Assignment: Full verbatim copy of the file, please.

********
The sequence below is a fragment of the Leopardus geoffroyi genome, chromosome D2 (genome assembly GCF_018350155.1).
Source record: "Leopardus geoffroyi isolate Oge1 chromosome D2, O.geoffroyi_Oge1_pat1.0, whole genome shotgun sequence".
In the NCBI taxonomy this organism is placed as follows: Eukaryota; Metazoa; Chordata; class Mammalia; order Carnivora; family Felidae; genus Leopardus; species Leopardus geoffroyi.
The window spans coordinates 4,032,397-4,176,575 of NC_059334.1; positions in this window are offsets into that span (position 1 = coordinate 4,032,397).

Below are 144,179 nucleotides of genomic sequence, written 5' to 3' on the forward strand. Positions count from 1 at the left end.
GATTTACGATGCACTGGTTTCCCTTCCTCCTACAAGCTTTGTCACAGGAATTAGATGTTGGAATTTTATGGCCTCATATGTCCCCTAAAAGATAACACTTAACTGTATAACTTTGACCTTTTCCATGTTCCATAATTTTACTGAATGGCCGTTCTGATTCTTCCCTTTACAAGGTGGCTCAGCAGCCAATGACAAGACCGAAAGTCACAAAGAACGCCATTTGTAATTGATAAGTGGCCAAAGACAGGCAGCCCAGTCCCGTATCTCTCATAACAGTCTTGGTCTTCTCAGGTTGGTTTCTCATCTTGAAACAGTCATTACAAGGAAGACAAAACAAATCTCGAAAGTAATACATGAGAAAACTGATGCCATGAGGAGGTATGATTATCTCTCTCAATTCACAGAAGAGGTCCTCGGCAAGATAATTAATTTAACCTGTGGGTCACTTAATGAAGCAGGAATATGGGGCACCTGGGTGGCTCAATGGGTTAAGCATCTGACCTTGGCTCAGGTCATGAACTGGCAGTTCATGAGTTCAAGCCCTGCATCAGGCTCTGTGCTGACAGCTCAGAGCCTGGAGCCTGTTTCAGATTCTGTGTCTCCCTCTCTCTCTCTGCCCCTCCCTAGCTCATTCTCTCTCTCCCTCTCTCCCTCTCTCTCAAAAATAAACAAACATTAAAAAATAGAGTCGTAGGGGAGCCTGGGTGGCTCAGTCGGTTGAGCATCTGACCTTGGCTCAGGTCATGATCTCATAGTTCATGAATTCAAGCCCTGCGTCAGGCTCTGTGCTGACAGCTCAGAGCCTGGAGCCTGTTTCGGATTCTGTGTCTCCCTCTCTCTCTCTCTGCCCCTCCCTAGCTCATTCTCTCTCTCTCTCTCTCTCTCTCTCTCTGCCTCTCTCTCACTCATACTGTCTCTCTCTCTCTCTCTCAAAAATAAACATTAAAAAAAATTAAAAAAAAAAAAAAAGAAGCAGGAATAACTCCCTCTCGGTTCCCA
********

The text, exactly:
The sequence below is a fragment of the Leopardus geoffroyi genome, chromosome D2 (genome assembly GCF_018350155.1).
Source record: "Leopardus geoffroyi isolate Oge1 chromosome D2, O.geoffroyi_Oge1_pat1.0, whole genome shotgun sequence".
In the NCBI taxonomy this organism is placed as follows: Eukaryota; Metazoa; Chordata; class Mammalia; order Carnivora; family Felidae; genus Leopardus; species Leopardus geoffroyi.
The window spans coordinates 4,032,397-4,176,575 of NC_059334.1; positions in this window are offsets into that span (position 1 = coordinate 4,032,397).

Below are 144,179 nucleotides of genomic sequence, written 5' to 3' on the forward strand. Positions count from 1 at the left end.
GATTTACGATGCACTGGTTTCCCTTCCTCCTACAAGCTTTGTCACAGGAATTAGATGTTGGAATTTTATGGCCTCATATGTCCCCTAAAAGATAACACTTAACTGTATAACTTTGACCTTTTCCATGTTCCATAATTTTACTGAATGGCCGTTCTGATTCTTCCCTTTACAAGGTGGCTCAGCAGCCAATGACAAGACCGAAAGTCACAAAGAACGCCATTTGTAATTGATAAGTGGCCAAAGACAGGCAGCCCAGTCCCGTATCTCTCATAACAGTCTTGGTCTTCTCAGGTTGGTTTCTCATCTTGAAACAGTCATTACAAGGAAGACAAAACAAATCTCGAAAGTAATACATGAGAAAACTGATGCCATGAGGAGGTATGATTATCTCTCTCAATTCACAGAAGAGGTCCTCGGCAAGATAATTAATTTAACCTGTGGGTCACTTAATGAAGCAGGAATATGGGGCACCTGGGTGGCTCAATGGGTTAAGCATCTGACCTTGGCTCAGGTCATGAACTGGCAGTTCATGAGTTCAAGCCCTGCATCAGGCTCTGTGCTGACAGCTCAGAGCCTGGAGCCTGTTTCAGATTCTGTGTCTCCCTCTCTCTCTCTGCCCCTCCCTAGCTCATTCTCTCTCTCCCTCTCTCCCTCTCTCTCAAAAATAAACAAACATTAAAAAATAGAGTCGTAGGGGAGCCTGGGTGGCTCAGTCGGTTGAGCATCTGACCTTGGCTCAGGTCATGATCTCATAGTTCATGAATTCAAGCCCTGCGTCAGGCTCTGTGCTGACAGCTCAGAGCCTGGAGCCTGTTTCGGATTCTGTGTCTCCCTCTCTCTCTCTCTGCCCCTCCCTAGCTCATTCTCTCTCTCTCTCTCTCTCTCTCTCTCTGCCTCTCTCTCACTCATACTGTCTCTCTCTCTCTCTCTCAAAAATAAACATTAAAAAAAATTAAAAAAAAAAAAAAAGAAGCAGGAATAACTCCCTCTCGGTTCCCA